Yi Fang or Tapio, as we call him in Finland, came to Finland already a few decades ago to study. After having an MBA degree, his path led to work life and he has been working nearly 20 years for Finnish companies, either in Finland or as an expat in China. Today Tapio is EPSE’s Solution Manager.
In December 2019, before the corona virus emerged, EPSE’s CEO Jouni Jääskeläinen and Tapio were on a business trip in China. Jouni flew back to Finland in early January, and Tapio stayed back to arrange some business affairs. Nobody at EPSE or anywhere else could expect of what happened next: The pandemic turned the whole planet upside down and as a result Tapio is still living in China to this day. EPSE’s people emptied his apartment in Ylöjärvi when it started to seem very unlikely for him to come back. Tapio and his wife had a daughter last year, so it has not been all bad being forced to move back to China, however.
Tapio is still living in China to this day.
< Tapio in EPSE’s Lab, photo taken in 2019.
According to Tapio, business in China and Finland are quite different, at least when it comes to two aspects: Firstly, the social cultures and languages are very different. This means different ways of thinking and different ways of doing. In China, opinions and comments are expressed typically indirectly, and furthermore differently in the public and private. Comparing to in Finland, it is harder in China to catch people’s points correctly and understand people’s true thinking. This also means that establishing local network is very important for business in China. Second, according to Tapio, Chinese economy is still developing. This means that in China companies are more various and complicated compared to in Finland and building trust is still a developing process. In China, local governments review companies quite loosely so all kinds of companies are mixed up. Also, different types of companies have different internal relationships and own interests to do business and projects. This requires understanding of local conditions, careful investigation and examination of potential business partners, and long-term follow-up of those business partners in order to secure stable cooperation and finance.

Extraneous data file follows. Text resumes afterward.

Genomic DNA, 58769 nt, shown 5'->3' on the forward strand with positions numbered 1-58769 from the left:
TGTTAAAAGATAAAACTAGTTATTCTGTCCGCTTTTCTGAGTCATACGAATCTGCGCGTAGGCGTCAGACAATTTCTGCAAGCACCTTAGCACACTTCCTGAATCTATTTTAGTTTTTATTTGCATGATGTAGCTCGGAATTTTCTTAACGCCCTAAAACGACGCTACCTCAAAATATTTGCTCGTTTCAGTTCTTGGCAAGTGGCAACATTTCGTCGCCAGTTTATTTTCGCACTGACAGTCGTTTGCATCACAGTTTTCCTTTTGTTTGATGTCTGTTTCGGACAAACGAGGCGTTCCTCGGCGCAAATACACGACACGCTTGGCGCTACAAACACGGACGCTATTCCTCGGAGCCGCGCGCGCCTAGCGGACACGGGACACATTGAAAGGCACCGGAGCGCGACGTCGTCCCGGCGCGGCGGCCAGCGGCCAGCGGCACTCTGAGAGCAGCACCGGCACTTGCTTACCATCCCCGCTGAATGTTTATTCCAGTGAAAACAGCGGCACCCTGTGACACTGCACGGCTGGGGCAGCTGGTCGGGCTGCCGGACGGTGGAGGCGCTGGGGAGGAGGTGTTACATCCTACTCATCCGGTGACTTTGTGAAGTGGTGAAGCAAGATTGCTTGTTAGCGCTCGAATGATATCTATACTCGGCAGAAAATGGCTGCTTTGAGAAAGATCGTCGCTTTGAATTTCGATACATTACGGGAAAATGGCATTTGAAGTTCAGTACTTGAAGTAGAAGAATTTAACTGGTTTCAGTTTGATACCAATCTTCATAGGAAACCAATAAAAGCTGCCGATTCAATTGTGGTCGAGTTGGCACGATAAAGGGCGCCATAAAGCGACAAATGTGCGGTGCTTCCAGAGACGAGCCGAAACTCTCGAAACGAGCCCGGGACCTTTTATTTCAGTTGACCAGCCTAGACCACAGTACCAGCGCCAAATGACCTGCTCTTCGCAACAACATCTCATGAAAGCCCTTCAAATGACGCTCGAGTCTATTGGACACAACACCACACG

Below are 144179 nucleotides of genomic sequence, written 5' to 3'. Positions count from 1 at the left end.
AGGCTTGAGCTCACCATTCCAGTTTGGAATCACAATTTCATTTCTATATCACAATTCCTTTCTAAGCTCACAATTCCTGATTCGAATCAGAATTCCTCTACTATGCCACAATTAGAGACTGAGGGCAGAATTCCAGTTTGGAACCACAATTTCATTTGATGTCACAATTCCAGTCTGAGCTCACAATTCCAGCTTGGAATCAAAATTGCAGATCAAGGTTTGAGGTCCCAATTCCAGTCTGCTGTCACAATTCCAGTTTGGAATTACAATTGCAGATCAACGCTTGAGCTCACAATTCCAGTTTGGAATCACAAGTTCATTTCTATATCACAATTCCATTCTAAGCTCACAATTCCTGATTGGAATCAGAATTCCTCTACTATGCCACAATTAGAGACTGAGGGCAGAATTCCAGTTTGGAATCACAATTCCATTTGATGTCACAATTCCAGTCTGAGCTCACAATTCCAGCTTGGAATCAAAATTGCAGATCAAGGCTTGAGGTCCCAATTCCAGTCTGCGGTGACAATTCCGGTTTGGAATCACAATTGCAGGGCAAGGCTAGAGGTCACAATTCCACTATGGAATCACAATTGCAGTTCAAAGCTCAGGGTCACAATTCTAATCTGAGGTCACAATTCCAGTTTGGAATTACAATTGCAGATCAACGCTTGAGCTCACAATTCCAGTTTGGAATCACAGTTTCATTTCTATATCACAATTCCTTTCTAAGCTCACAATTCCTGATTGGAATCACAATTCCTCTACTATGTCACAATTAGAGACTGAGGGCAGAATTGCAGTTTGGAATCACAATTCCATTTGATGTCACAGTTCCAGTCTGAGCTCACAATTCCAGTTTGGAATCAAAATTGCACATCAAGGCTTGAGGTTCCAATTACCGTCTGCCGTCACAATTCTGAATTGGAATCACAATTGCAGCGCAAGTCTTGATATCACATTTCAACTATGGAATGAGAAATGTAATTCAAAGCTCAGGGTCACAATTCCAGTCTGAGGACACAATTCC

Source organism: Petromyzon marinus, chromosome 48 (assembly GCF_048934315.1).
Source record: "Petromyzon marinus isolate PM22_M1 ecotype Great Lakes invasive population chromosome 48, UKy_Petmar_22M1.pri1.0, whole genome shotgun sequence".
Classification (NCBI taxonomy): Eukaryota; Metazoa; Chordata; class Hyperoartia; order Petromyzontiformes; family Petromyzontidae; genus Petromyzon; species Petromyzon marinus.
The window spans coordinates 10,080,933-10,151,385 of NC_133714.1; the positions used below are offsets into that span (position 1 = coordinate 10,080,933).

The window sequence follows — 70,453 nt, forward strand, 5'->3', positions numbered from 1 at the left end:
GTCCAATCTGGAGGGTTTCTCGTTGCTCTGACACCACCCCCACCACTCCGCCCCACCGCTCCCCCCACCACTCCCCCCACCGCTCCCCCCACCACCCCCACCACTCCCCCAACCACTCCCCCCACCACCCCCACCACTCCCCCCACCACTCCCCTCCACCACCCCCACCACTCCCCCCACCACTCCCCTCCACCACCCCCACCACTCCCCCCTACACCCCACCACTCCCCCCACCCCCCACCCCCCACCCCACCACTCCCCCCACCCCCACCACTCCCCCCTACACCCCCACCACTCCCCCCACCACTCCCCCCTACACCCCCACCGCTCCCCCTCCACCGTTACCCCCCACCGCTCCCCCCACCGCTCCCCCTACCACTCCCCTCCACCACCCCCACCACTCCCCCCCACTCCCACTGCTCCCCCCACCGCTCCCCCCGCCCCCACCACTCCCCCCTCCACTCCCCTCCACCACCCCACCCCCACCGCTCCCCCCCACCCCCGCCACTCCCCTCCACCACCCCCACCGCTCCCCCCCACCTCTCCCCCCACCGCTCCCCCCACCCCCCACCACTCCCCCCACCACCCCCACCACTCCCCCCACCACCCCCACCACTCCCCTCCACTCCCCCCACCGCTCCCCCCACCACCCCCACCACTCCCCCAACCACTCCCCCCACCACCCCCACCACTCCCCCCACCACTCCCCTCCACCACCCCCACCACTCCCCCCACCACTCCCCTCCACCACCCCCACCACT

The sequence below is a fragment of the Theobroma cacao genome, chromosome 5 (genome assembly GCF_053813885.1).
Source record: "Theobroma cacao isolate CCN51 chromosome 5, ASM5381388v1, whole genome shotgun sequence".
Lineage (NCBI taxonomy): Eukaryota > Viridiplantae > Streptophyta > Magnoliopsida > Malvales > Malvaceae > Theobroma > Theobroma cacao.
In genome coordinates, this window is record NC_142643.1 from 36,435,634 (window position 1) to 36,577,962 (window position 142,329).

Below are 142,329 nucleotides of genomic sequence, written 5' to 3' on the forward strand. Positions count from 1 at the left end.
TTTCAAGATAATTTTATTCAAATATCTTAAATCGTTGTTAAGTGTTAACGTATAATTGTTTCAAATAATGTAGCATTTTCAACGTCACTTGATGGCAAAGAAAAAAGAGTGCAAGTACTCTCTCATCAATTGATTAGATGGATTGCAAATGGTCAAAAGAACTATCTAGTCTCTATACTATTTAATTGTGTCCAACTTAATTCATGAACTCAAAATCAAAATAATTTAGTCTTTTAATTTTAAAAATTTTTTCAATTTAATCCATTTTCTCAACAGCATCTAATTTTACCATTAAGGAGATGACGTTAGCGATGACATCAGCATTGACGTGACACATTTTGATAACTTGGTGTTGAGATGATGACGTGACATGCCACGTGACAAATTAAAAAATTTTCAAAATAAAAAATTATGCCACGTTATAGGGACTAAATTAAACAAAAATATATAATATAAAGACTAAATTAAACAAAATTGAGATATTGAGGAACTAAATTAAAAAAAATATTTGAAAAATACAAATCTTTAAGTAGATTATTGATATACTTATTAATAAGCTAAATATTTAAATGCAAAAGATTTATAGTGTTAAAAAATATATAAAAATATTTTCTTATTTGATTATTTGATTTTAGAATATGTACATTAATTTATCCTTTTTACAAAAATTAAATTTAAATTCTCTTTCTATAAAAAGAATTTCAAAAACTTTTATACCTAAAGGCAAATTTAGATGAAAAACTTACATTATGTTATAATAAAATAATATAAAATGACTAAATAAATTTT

In China, opinions and comments are expressed typically indirectly, and furthermore differently in the public and private.
Tapio’s days are filled with searching for potential business partners, strengthening local relationships through communication, making visits to local business partners, and helping and supporting them. Searching for information and scrutinizing details are important and time-consuming tasks. According to Tapio, the biggest challenges when working 100% remotely from across the world are how to maintain strong sense of work responsibility and passion for work, and also how to build up and develop trust between EPSE Finland Headquarters and local Chinese business partners. During the outbreak, there has also been difficulties in the communication of business personnel between countries. Tapio notes however, that when located in China, it is of course easier to establish EPSE’s external image and trust with local partners and also easier to contact and support local networks and business partners. Tapio has a very characteristic, dedicated view for work: giving priority to company’s work is a way to tackle the challenges, according to him.
EPSE’s development possibilities and opportunities are big in China. EPSE’s technology is innovative and unique, potentially strong competitive in Chinese environmental protection market, which is enormous and growing. China is in a quite good position to fight the epidemic and local companies’ operations have showed a steady rising trend – in 2020 China was the only country in the world that has increased in international trade business. With the introduction of global vaccines, the difficulties caused by the pandemic will eventually pass, and cooperation on projects will definitely grow in China. EPSE needs to be prepared for that.